The StackOverflow Developer Survey results were just released here;
I particularly enjoyed the 'Most Dreaded Platforms' results where at 71.8% the clear winner was SharePoint. :)
To quote the commentary;
'Sharepoint is the most dreaded development platform for the second year in a row, and many developers say they want to start developing for the Android platform and the Raspberry Pi.'
As a long time champion of SharePoint I suppose I should start to disagree with this right? Well indeed there is one part of it I disagree with, did you notice that phrase 'most dreaded development platform'?!?
The whole SharePoint as a development platform thing was put to bed at least five years ago (as a crock). Depending on the conversation I might call SharePoint a collaboration platform, a content hub, a pillar of Enterprise Search, even a Social platform (though I tend to be drinking by then). No way is it a Development Platform.
That's not to say that it has nothing to offer developers. We can still develop Full Trust Solutions (for on-prem!), SharePoint or Provider hosted Apps, and for O365/SharePoint 2016 FP2 we have SharePoint Framework to roll client side web parts. This all has rich possibilities.
So, all is well in the land of the SharePoint Developer then? ... Absolutely not! If that's the job title you use, you might want to reconsider...
The leaps and bounds in the IT Solution Sphere should not have been lost on many (though I'm still having plenty of chats with folks who haven't heard the news). The Cloud is well advanced through the hype cycle and proving itself to business. AI is becoming more and more capable, and the respective vendors are packaging those capabilities as PaaS and SaaS offerings that make it VERY accessible to people with no particular expertise in the field.
At long last tools such as PowerApps and Flow are allowing us to stitch together all the services in Office 365 and many beyond without any code at all.
Since the release of SharePoint 2013 (when it became clear which way this was all going) I've been bending over backwards to produce SharePoint solutions that didn't live anywhere near SharePoint Servers and could interact with other services and systems at will. My main dev language since 2004 had been C#, but frankly if I dust that off these days it's more likely to be to create a custom web service that'll be invoked by a Webhook... or whatever.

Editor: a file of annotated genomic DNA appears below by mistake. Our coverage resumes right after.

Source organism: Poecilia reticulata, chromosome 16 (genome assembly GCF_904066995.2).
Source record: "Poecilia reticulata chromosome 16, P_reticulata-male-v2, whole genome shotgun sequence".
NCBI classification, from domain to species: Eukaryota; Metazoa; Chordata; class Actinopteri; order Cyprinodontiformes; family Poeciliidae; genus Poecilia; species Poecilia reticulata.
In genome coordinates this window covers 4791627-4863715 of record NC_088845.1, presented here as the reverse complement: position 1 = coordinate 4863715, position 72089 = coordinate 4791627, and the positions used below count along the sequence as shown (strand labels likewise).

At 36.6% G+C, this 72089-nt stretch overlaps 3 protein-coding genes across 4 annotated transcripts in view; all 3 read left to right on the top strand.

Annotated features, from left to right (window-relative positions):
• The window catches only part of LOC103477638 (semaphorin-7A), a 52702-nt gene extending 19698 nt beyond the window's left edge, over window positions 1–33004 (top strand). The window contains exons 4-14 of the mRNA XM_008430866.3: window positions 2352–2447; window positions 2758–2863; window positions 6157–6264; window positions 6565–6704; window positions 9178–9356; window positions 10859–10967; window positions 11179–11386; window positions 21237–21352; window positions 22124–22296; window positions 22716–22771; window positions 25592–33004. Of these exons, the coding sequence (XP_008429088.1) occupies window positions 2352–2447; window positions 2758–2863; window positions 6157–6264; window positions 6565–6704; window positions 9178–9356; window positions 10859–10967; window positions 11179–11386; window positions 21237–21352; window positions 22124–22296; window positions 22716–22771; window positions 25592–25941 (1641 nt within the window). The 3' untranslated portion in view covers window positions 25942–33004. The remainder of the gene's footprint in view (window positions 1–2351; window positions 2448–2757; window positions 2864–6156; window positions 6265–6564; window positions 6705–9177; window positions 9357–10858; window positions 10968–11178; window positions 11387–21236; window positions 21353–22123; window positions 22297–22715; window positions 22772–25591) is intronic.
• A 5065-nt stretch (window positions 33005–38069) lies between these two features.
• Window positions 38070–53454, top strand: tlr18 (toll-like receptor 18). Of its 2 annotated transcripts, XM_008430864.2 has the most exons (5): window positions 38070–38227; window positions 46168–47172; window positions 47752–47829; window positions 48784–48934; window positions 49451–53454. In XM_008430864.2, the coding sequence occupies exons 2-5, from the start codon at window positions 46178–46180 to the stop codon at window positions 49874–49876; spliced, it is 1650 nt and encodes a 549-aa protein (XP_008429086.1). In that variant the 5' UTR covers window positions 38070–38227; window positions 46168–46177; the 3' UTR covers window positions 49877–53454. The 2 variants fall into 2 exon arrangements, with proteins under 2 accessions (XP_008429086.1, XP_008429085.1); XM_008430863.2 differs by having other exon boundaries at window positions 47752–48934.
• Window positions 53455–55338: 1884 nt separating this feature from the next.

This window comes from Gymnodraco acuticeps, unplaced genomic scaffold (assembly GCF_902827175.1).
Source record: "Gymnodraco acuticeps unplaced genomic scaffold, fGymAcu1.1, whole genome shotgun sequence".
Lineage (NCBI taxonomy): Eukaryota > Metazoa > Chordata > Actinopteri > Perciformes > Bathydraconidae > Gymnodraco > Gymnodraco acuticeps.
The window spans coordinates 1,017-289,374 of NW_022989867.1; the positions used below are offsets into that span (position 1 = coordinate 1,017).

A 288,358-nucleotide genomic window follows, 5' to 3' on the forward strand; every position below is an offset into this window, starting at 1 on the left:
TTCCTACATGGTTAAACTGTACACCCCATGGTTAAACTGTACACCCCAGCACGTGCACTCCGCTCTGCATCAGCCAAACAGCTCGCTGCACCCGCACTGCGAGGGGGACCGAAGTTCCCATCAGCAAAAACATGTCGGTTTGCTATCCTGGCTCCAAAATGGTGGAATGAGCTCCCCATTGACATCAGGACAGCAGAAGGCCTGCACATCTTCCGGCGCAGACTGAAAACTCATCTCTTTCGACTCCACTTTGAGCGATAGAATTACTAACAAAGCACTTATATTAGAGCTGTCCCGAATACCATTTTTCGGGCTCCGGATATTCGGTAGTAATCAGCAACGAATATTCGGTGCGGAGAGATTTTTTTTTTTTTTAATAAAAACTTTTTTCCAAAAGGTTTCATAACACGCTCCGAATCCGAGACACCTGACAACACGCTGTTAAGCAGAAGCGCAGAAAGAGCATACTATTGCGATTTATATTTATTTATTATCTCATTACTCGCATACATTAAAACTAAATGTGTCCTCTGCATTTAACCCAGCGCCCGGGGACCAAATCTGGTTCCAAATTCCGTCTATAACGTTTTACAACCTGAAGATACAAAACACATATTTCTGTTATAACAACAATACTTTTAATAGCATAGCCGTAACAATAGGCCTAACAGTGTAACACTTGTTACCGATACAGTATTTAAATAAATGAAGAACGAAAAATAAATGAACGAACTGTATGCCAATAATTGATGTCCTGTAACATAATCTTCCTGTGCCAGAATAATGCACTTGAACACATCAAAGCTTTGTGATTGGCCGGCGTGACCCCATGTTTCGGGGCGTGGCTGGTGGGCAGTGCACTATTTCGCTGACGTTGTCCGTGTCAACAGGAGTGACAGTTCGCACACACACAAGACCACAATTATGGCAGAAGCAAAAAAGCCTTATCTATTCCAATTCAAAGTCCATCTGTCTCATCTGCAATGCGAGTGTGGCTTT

If you're still heavily invested in SharePoint on its own, [and I show my age by quoting Tyler Durden here] you are "polishing the brass on the Titanic. It's all going down, man."
I'm not saying SharePoint is going away. It will remain the [non-relational!] Content Hub at the center of a constellation of bright shiny services in Office 365. However in isolation it's done. If your org has an on-prem install without Hybrid to O365, or God forbid a 'no-cloud policy' (does happen) then they've cut themselves adrift from the future and it's time to get in the lifeboats.
Now we're in a development world of using industry standard techniques, protocols and languages to stitch our multifarious solutions together from a host of services. That's where the Developers formerly known as SharePoint need to be heading.
Expand into Azure, where you'll be wanting to setup a bunch of your solution fabric anyway. Ensure that you're up to date with what the no-code champions of Flow and PowerApps can do across all of O365 and beyond. Understand OneDrive, Teams, Delve, Power BI. Get to grips with traversing all these resources through Microsoft Graph as well as the legacy interfaces.
Then the real fun begins. Azure Cognitive Services awaits. You can use BotFramework to introduce a fresh new communications channel (e.g. Chat) into SharePoint or your other Apps. You can use Vision Services to read your SharePoint (and other) content to tag it without human intervention. (I prove that here; SharePoint auto-tagging with AI and Flow). The sky is the limit.
Do you find that the Vision Services from another vendor are more suitable for your business problem? Guess what? They will be returning JSON from a REST service just like the Microsoft offering, so just integrate it!
SharePoint today is just a piece of the much larger Office 365 Cloud Productivity stack, which is a significant offering amongst a host of other platforms and services. Your development skills need to concentrate on building integrated business processes and digital experiences across this whole range. The glue that can tie these capabilities together is more important than knowing when to set AllowUnsafeUpdates = true;
The new wave of software talent who answered the StackOverflow survey don't like SharePoint as a development platform because it isn't one, and in isolation it allows a fraction of the innovation the true ecosystem enables.
This is why Sharepoint Developers are extinct. Pretty much until 2013 it was The Ecosystem. Now it's just a [significant] player in a much wider world. You better be ready!